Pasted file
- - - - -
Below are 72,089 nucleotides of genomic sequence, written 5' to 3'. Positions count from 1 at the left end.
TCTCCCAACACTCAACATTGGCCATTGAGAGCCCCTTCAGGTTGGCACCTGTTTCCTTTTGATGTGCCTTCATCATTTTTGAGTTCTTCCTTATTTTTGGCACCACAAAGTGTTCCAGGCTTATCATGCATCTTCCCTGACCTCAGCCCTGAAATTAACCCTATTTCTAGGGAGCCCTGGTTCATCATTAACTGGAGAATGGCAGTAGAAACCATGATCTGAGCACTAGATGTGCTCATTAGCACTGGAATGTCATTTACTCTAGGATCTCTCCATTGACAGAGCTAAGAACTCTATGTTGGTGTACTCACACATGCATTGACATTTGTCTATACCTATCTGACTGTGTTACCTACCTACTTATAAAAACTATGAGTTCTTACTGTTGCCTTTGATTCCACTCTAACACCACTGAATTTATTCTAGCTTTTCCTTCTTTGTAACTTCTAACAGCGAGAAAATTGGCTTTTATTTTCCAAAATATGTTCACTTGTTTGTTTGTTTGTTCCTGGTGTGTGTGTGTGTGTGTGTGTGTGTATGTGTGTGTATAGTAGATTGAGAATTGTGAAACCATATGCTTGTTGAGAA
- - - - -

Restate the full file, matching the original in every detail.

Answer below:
Below are 72,089 nucleotides of genomic sequence, written 5' to 3'. Positions count from 1 at the left end.
TCTCCCAACACTCAACATTGGCCATTGAGAGCCCCTTCAGGTTGGCACCTGTTTCCTTTTGATGTGCCTTCATCATTTTTGAGTTCTTCCTTATTTTTGGCACCACAAAGTGTTCCAGGCTTATCATGCATCTTCCCTGACCTCAGCCCTGAAATTAACCCTATTTCTAGGGAGCCCTGGTTCATCATTAACTGGAGAATGGCAGTAGAAACCATGATCTGAGCACTAGATGTGCTCATTAGCACTGGAATGTCATTTACTCTAGGATCTCTCCATTGACAGAGCTAAGAACTCTATGTTGGTGTACTCACACATGCATTGACATTTGTCTATACCTATCTGACTGTGTTACCTACCTACTTATAAAAACTATGAGTTCTTACTGTTGCCTTTGATTCCACTCTAACACCACTGAATTTATTCTAGCTTTTCCTTCTTTGTAACTTCTAACAGCGAGAAAATTGGCTTTTATTTTCCAAAATATGTTCACTTGTTTGTTTGTTTGTTCCTGGTGTGTGTGTGTGTGTGTGTGTGTGTATGTGTGTGTATAGTAGATTGAGAATTGTGAAACCATATGCTTGTTGAGAA